It should be no surprise that I really waited for this game. Following the weeks it got out, I played it for quite a respectable amount of hours. In fact I'm still not done with it, but I'm taking a break from it for now. It's summer in Finland and it's bright throughout most of the day, even inside my living room. Shockingly, this game is quite dark (who would've thought) so I can't actually play it because of screen reflections. Even if it is significantly less dark than its predecessor. It's just not really a game where you'd want to miss seeing something. I mean that something might just get you very, very dead. Even though it's probably one of the best - if not the best - games this year, there's not much to say. It's mostly more of the same with slight tweaks. That's enough though right, because it's more of the same best gameplay out there.
1. The tweaks
Because sequels are effectively massive iterations of the original concept, they tend to tweak things in a better direction. The basics have been largely left untouched as there really isn't much of a reason to change them. Some things have clearly been changed as an attempt to improve them; others have been changed more for flavor. Take dual-wielding for instance. It used to be pretty useless, so they've given it a buff. Wielding two weapons of the same type and having high enough stats grants access to power stance. This stance offers new moves featuring both weapons at the same time, which increases damage output quite nicely. The tradeoff, not being able to use a shield, is still significant - although I have to say less so than I'd expected. Don't know whether it's just a matter of enemy design or me having enough confidence in my own abilities, but I have mostly been playing without a shield. I do like that lighter weapons are now more useful in PVE.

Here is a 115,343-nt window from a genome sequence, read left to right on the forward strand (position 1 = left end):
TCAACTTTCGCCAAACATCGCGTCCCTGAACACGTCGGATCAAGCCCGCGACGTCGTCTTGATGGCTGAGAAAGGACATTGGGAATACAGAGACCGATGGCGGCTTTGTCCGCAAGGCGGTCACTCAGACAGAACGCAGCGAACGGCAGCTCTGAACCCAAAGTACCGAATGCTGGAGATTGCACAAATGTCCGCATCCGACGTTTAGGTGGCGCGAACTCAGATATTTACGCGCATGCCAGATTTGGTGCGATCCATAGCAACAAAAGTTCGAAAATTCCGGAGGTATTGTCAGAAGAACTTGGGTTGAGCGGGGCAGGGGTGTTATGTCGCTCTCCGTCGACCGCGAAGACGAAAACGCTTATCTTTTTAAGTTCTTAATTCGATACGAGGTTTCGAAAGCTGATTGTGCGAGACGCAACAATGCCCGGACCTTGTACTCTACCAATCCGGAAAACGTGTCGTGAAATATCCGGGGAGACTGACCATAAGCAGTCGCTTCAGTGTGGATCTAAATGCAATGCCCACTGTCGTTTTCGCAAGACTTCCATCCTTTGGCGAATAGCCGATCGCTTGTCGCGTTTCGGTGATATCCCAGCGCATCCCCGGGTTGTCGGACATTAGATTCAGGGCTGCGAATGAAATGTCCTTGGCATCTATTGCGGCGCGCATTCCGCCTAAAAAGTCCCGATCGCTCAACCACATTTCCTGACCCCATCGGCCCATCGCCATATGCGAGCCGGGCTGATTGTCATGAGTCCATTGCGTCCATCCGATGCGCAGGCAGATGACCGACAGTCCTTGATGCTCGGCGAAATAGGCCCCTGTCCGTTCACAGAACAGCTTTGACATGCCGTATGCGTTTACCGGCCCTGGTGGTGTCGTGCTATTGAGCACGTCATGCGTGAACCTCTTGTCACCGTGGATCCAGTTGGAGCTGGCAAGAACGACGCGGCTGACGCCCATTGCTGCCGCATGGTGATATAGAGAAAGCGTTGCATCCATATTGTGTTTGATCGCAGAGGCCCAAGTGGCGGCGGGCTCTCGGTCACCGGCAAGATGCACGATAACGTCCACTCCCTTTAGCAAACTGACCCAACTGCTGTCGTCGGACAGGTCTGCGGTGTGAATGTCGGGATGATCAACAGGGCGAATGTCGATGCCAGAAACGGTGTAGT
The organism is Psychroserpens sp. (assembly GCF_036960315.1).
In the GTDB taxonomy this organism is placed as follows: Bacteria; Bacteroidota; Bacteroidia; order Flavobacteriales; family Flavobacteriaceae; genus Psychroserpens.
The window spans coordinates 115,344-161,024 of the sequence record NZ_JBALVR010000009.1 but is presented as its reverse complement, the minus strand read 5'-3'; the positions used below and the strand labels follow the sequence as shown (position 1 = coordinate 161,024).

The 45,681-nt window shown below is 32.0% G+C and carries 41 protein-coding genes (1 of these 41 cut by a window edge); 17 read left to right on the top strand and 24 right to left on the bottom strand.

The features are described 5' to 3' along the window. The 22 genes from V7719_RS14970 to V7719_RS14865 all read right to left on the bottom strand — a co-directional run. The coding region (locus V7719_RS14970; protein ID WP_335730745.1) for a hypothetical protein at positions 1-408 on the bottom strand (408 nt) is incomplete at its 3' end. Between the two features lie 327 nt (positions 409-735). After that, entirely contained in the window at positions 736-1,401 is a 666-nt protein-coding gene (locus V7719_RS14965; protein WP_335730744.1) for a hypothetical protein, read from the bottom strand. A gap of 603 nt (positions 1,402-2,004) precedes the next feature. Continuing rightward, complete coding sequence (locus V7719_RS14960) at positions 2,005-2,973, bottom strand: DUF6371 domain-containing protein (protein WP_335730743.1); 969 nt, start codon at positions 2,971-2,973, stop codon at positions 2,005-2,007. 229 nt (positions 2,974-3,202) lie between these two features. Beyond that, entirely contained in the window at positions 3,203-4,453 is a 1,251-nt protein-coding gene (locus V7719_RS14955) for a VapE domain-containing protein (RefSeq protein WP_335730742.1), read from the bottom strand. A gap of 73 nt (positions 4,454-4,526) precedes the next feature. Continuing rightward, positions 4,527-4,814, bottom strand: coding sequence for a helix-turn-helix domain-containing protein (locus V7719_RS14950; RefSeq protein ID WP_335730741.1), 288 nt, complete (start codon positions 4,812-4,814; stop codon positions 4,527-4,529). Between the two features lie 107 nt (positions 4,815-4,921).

One of my biggest gripes with Dark Souls has received some much-needed attention. I'm naturally talking about poise - the stagger resistance mechanic - that used to be just bonkers. This in the sense that with high enough poise there were next to no attacks in the game that could stagger your character. That's particularly stupid in PVP - which is another subject I've touched in quite some detail previously. Well, that's in the past because poise has been heavily nerfed. I think it's fairly balanced now actually. If you choose to go that route, you can still shrug of staggers from most mobs and some attacks from bosses, but not nearly everything. It is pretty useless in PVP. As a bit of a step backwards though, there now seems to exist a rather definite sweet spot for equipment encumbrance. In the past, there was a notable difference for having less than 25% load, and another huge step at 50%. Now it scales more linearly, but load only affects roll distance (almost useless) and stamina recovery speed (somewhat meaningful). The only hard limit is at 70% where normal roll turns into the fat roll.